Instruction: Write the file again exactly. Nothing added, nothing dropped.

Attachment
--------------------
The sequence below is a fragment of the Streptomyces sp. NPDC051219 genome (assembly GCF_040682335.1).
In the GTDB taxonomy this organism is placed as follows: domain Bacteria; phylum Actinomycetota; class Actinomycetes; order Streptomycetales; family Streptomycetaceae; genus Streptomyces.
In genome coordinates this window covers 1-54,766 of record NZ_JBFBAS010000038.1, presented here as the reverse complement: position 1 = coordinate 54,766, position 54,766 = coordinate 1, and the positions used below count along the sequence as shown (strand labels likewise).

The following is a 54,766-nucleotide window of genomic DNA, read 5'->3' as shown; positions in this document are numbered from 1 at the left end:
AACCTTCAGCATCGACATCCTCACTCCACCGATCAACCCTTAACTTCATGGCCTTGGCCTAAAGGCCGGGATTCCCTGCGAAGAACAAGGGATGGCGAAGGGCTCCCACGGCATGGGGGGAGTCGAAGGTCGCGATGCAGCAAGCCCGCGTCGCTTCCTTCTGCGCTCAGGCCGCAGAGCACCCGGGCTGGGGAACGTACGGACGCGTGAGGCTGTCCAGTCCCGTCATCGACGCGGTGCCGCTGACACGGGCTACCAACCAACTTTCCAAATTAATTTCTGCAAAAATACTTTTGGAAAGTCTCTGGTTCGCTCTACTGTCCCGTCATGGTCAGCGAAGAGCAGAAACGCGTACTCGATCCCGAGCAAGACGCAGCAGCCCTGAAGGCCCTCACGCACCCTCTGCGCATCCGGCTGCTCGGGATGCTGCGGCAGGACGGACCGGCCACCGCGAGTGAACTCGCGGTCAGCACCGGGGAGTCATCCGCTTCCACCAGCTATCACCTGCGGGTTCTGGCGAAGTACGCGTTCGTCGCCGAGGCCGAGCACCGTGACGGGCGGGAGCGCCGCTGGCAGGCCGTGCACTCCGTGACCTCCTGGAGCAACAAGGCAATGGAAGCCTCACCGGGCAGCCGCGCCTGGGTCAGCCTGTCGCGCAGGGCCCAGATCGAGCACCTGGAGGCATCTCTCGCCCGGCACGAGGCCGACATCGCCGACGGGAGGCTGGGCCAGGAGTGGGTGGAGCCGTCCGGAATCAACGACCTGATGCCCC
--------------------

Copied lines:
The sequence below is a fragment of the Streptomyces sp. NPDC051219 genome (assembly GCF_040682335.1).
In the GTDB taxonomy this organism is placed as follows: domain Bacteria; phylum Actinomycetota; class Actinomycetes; order Streptomycetales; family Streptomycetaceae; genus Streptomyces.
In genome coordinates this window covers 1-54,766 of record NZ_JBFBAS010000038.1, presented here as the reverse complement: position 1 = coordinate 54,766, position 54,766 = coordinate 1, and the positions used below count along the sequence as shown (strand labels likewise).

The following is a 54,766-nucleotide window of genomic DNA, read 5'->3' as shown; positions in this document are numbered from 1 at the left end:
AACCTTCAGCATCGACATCCTCACTCCACCGATCAACCCTTAACTTCATGGCCTTGGCCTAAAGGCCGGGATTCCCTGCGAAGAACAAGGGATGGCGAAGGGCTCCCACGGCATGGGGGGAGTCGAAGGTCGCGATGCAGCAAGCCCGCGTCGCTTCCTTCTGCGCTCAGGCCGCAGAGCACCCGGGCTGGGGAACGTACGGACGCGTGAGGCTGTCCAGTCCCGTCATCGACGCGGTGCCGCTGACACGGGCTACCAACCAACTTTCCAAATTAATTTCTGCAAAAATACTTTTGGAAAGTCTCTGGTTCGCTCTACTGTCCCGTCATGGTCAGCGAAGAGCAGAAACGCGTACTCGATCCCGAGCAAGACGCAGCAGCCCTGAAGGCCCTCACGCACCCTCTGCGCATCCGGCTGCTCGGGATGCTGCGGCAGGACGGACCGGCCACCGCGAGTGAACTCGCGGTCAGCACCGGGGAGTCATCCGCTTCCACCAGCTATCACCTGCGGGTTCTGGCGAAGTACGCGTTCGTCGCCGAGGCCGAGCACCGTGACGGGCGGGAGCGCCGCTGGCAGGCCGTGCACTCCGTGACCTCCTGGAGCAACAAGGCAATGGAAGCCTCACCGGGCAGCCGCGCCTGGGTCAGCCTGTCGCGCAGGGCCCAGATCGAGCACCTGGAGGCATCTCTCGCCCGGCACGAGGCCGACATCGCCGACGGGAGGCTGGGCCAGGAGTGGGTGGAGCCGTCCGGAATCAACGACCTGATGCCCC